Volume 95, Issue 8

Thursday, September 13, 2001
 
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CAMPUS AND CULTURE

The great Canadian beer myth

The history of suds

Beer banter

Beer: a friend through joy and sorrow

Every beer has its special moment in time

The great Canadian beer myth

By Chris Lackner and Lindsay Satterthwaite
Gazette Staff


Canada is known for its beer, cold weather and hockey. After all, we are Canadian.

But, despite being a fixture in the Canadian cultural fabric, perhaps the great Canadian beer myth has been something only perpetuated by advertisements and pop culture. Are we hosers or not, eh?

Craig Pinhey, an award-winning author on beer, as well as a member of the Guild of Beer Writers, said the Canadian beer identity is largely over-blown by the advertising campaigns run by the bigger breweries. "They're just bullshit commercials. We're not very high up there in the world of per capita beer drinking. "

Jeff Armour, site manager at The Wave, agreed Canadian consumption is low. "Drinking has decreased because it is not the cool thing to do anymore," he said.

Twenty years ago, everyone used to have four or five drinks at the bar, but now there is only the semi-alcoholic who does not stop and the non-drinker, he explained. Armour attributed the shift to an increase in the availability of drugs to younger students.

Gazette file photo
SOON TO BE ON THE NEW CANADIAN FIVE DOLLAR COIN. Bob and Doug Mckenzie -- beer swilling fools and national icons (many would argue both are one and the same).


Despite the decline in alcohol consumption, drinking has been a concern during Orientation week. "Last year, we sat down as Orientation staff and decided to go with an entirely dry program," said VP-student affairs, Wes Brown. Sophs were challenged to be creative and develop other innovative events, Brown added.

"There is a lot of liability involved with a whole week of programming when it surrounds alcohol," Brown said, noting a multitude of things can go wrong, even without the complication of intoxicants.

However, it is difficult to avoid beer when students are inundated with mass advertising. "Our main target audience is the 19 to 24-year-old demographic," said Michelle Robichaud, a spokesperson for Molson Canada. "We like to sponsor entertainment, culture, sports, music and television programming – anything that caters to that age group."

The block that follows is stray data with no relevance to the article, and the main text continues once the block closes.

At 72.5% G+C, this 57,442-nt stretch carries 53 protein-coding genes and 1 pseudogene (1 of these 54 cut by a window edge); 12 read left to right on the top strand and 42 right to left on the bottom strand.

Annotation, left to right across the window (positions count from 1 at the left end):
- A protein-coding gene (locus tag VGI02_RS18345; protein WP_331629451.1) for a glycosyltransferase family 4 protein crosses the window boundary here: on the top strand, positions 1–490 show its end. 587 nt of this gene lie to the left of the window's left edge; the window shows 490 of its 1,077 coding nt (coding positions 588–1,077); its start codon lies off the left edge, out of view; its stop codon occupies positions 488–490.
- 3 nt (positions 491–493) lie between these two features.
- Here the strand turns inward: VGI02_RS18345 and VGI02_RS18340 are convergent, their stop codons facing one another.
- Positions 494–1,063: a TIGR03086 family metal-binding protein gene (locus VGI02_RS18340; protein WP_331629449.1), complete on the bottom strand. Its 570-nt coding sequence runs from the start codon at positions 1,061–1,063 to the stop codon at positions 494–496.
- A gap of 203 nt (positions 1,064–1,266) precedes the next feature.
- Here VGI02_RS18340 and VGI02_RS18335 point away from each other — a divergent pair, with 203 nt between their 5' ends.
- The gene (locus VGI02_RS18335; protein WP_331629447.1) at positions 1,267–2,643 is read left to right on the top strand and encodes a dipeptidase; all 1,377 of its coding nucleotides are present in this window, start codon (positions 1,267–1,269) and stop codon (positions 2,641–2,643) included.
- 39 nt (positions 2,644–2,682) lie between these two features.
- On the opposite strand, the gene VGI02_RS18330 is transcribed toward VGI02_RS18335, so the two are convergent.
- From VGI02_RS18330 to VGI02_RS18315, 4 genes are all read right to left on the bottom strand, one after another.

"Most beer drinkers form their loyalty at a young age," she said. "We need to create a bond between the product and the individual."

She said Molson will continue to promote their product through advertisements which centre around national pride and aim to touch Canadian heart-strings, such as the famous "Joe Canadian rant."

"It certainly raised awareness of Molson Canadian outside of this country," she explained.

Robichaud said she did not think beer references in Canadian and American pop-culture such as the film Strange Brew, or college party films such as American Pie, make a huge difference in beer sales across Canada.

According to Kyle Winston, a member of the Inter-fraternity Council at Western, contrary to the popular Animal House stereotype, many fraternities at Western have decided to keep dry houses. This means there is no alcohol allowed on their property.

Winston said most fraternities have alcohol at outside events one to two times per week, but the Animal House image is inaccurate. "We hold a level of prestige, like a gentlemen's club, where we interact with other people," he said. "Of course, we do have parties and we like to have fun, but we are responsible about it."

Frank Robert, head of marketing and promotions for Labatt Brewing Company Ltd. in London, said both Labatt and Molson tend to advertise to Canadians through "things which happen in their daily lives" as well as catering to their nationalistic fervor.

"Canadian beer – it's a brand which identifies with our consumers," he said. "Sometimes [Canadians] take for granted the quality of Canadian beer."

Paul Whitehead, professor of sociology at Western, said Molson has always carried a beer called "Canadian," but is just now tapping into the nationalism associated with the name.

There are a variety of images and symbols important to our culture and beer is one of those that has made its way into mainstream pop culture, he added.

"The big companies push stereotypes and popular lies with their images of Canadian beer," Pinhey said. "We think we're different – I don't think we are. The biggest budget in [all] advertising goes into marketing beer."

Whitehead agreed the major companies not only target the younger market with advertising, but further reach out to them with contests and free give-aways.

"The average dork is still drinking Canadian and Blue because they sponsor everything. People drink it because [sometimes] it's the only choice."






To Contact The Campus and Culture Department:
gazette.editor@uwo.ca

Copyright The Gazette 2001